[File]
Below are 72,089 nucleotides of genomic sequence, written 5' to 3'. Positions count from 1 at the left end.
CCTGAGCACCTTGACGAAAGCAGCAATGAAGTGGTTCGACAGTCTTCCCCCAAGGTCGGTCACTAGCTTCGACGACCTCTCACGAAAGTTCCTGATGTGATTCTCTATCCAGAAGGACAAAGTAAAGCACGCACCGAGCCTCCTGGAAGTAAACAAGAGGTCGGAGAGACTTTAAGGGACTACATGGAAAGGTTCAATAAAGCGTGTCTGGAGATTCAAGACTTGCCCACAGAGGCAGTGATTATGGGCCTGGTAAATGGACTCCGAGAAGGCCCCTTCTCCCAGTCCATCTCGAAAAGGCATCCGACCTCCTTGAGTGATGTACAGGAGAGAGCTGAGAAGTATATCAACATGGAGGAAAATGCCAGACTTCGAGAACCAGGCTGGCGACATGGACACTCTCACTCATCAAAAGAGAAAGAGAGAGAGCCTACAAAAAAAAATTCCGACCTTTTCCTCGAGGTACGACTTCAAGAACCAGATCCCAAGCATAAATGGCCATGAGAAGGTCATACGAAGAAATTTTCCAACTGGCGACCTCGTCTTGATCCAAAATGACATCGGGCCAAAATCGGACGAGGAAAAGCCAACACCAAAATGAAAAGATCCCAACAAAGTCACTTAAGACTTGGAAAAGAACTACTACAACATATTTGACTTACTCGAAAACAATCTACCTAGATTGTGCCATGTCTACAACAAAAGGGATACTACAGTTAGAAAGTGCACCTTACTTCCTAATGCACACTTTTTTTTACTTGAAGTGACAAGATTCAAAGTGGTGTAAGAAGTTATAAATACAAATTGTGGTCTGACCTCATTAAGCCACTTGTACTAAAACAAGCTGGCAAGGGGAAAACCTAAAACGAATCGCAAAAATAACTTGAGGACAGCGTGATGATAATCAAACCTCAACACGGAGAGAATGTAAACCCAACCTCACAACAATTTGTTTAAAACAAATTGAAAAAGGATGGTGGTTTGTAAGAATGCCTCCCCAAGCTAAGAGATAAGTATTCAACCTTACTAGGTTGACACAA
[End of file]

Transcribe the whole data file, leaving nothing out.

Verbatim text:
Below are 72,089 nucleotides of genomic sequence, written 5' to 3'. Positions count from 1 at the left end.
CCTGAGCACCTTGACGAAAGCAGCAATGAAGTGGTTCGACAGTCTTCCCCCAAGGTCGGTCACTAGCTTCGACGACCTCTCACGAAAGTTCCTGATGTGATTCTCTATCCAGAAGGACAAAGTAAAGCACGCACCGAGCCTCCTGGAAGTAAACAAGAGGTCGGAGAGACTTTAAGGGACTACATGGAAAGGTTCAATAAAGCGTGTCTGGAGATTCAAGACTTGCCCACAGAGGCAGTGATTATGGGCCTGGTAAATGGACTCCGAGAAGGCCCCTTCTCCCAGTCCATCTCGAAAAGGCATCCGACCTCCTTGAGTGATGTACAGGAGAGAGCTGAGAAGTATATCAACATGGAGGAAAATGCCAGACTTCGAGAACCAGGCTGGCGACATGGACACTCTCACTCATCAAAAGAGAAAGAGAGAGAGCCTACAAAAAAAAATTCCGACCTTTTCCTCGAGGTACGACTTCAAGAACCAGATCCCAAGCATAAATGGCCATGAGAAGGTCATACGAAGAAATTTTCCAACTGGCGACCTCGTCTTGATCCAAAATGACATCGGGCCAAAATCGGACGAGGAAAAGCCAACACCAAAATGAAAAGATCCCAACAAAGTCACTTAAGACTTGGAAAAGAACTACTACAACATATTTGACTTACTCGAAAACAATCTACCTAGATTGTGCCATGTCTACAACAAAAGGGATACTACAGTTAGAAAGTGCACCTTACTTCCTAATGCACACTTTTTTTTACTTGAAGTGACAAGATTCAAAGTGGTGTAAGAAGTTATAAATACAAATTGTGGTCTGACCTCATTAAGCCACTTGTACTAAAACAAGCTGGCAAGGGGAAAACCTAAAACGAATCGCAAAAATAACTTGAGGACAGCGTGATGATAATCAAACCTCAACACGGAGAGAATGTAAACCCAACCTCACAACAATTTGTTTAAAACAAATTGAAAAAGGATGGTGGTTTGTAAGAATGCCTCCCCAAGCTAAGAGATAAGTATTCAACCTTACTAGGTTGACACAA